Strategy in Advertising

Authored by: Tino G. K. Meitz , Guido Zurstiege

The Routledge Handbook of Strategic Communication

Print publication date:  November  2014
Online publication date:  November  2014

Print ISBN: 9780415530019
eBook ISBN: 9780203094440
Adobe ISBN: 9781136207129

10.4324/9780203094440.ch24

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Abstract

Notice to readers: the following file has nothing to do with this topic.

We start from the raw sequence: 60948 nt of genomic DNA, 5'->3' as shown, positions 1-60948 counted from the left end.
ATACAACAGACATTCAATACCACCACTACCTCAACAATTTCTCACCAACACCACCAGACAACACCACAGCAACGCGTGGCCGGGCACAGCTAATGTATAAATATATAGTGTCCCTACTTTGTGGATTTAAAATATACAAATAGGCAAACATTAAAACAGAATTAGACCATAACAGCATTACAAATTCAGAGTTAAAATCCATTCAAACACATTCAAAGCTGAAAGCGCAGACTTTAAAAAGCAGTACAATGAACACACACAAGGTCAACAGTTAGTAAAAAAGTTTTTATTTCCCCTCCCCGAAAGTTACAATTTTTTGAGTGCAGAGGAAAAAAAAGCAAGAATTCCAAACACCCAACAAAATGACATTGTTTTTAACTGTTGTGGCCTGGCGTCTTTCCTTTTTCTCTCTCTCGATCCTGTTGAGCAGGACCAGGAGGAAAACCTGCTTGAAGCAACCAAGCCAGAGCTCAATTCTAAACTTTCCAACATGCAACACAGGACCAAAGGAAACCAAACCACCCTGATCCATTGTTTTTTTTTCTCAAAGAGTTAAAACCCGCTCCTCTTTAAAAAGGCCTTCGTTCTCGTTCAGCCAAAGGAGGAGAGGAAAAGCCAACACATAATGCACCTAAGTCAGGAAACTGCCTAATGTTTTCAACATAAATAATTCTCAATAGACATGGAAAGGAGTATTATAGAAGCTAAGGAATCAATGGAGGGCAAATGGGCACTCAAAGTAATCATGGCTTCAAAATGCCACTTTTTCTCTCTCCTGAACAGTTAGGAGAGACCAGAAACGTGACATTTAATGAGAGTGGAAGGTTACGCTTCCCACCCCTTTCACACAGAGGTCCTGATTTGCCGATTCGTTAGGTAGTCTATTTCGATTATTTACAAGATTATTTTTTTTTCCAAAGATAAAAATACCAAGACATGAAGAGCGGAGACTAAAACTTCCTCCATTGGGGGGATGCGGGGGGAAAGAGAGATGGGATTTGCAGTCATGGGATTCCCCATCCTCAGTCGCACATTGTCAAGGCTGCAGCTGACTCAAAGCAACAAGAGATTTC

Strategic communication is at the center of communication studies, whether we link strategic communication to intentionally motivated purposes or define the strategic aspect as an inherent part of every communication. In either case, we face an attribution, we make an assessment relating to our observations, and we assign a specific value to communication. Then again, defining strategic communication in the realms of organizational communication is by nature a deliberative operation: the purposeful use of communication to fulfill an organization’s mission (Hallahan, Holtzhausen, van Ruler, Vercˇicˇ & Sriramesh, 2007). However, regardless of the impact of strategic communication in terms of ethical considerations, the nature of the term strategic reveals one aspect in particular: Strategic communication provides legitimacy for actors to achieve specific goals. More specifically, beyond the attribution of strategic purposes in communication, and beyond the suspicion towards communication as strategic intent, there is a transparent field of application—in corporate communications, public relations and, especially, advertising—whose raison d’être is accounted for by the expectation that goals will be achieved: A mission has to be accomplished for communication to be effective. Strategic communication is thus always related to actor groups who are in charge of doing strategy.

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